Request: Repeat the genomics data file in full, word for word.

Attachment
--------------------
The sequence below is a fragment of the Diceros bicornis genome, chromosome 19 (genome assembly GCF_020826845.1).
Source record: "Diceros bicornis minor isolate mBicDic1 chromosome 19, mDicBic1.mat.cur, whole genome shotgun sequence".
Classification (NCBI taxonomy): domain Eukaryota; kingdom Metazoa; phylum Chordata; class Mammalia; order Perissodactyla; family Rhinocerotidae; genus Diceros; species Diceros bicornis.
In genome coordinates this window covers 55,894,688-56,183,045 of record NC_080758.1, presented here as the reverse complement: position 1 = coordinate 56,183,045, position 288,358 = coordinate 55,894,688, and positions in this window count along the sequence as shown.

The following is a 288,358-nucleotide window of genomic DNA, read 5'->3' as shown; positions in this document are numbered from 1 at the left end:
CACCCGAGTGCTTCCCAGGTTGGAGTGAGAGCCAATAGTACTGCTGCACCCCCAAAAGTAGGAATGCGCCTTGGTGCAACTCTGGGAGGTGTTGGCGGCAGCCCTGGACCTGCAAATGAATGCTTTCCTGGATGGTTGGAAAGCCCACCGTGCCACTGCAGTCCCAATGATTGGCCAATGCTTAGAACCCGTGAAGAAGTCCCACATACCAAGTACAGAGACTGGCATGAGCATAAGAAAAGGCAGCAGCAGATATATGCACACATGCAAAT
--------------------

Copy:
The sequence below is a fragment of the Diceros bicornis genome, chromosome 19 (genome assembly GCF_020826845.1).
Source record: "Diceros bicornis minor isolate mBicDic1 chromosome 19, mDicBic1.mat.cur, whole genome shotgun sequence".
Classification (NCBI taxonomy): domain Eukaryota; kingdom Metazoa; phylum Chordata; class Mammalia; order Perissodactyla; family Rhinocerotidae; genus Diceros; species Diceros bicornis.
In genome coordinates this window covers 55,894,688-56,183,045 of record NC_080758.1, presented here as the reverse complement: position 1 = coordinate 56,183,045, position 288,358 = coordinate 55,894,688, and positions in this window count along the sequence as shown.

The following is a 288,358-nucleotide window of genomic DNA, read 5'->3' as shown; positions in this document are numbered from 1 at the left end:
CACCCGAGTGCTTCCCAGGTTGGAGTGAGAGCCAATAGTACTGCTGCACCCCCAAAAGTAGGAATGCGCCTTGGTGCAACTCTGGGAGGTGTTGGCGGCAGCCCTGGACCTGCAAATGAATGCTTTCCTGGATGGTTGGAAAGCCCACCGTGCCACTGCAGTCCCAATGATTGGCCAATGCTTAGAACCCGTGAAGAAGTCCCACATACCAAGTACAGAGACTGGCATGAGCATAAGAAAAGGCAGCAGCAGATATATGCACACATGCAAAT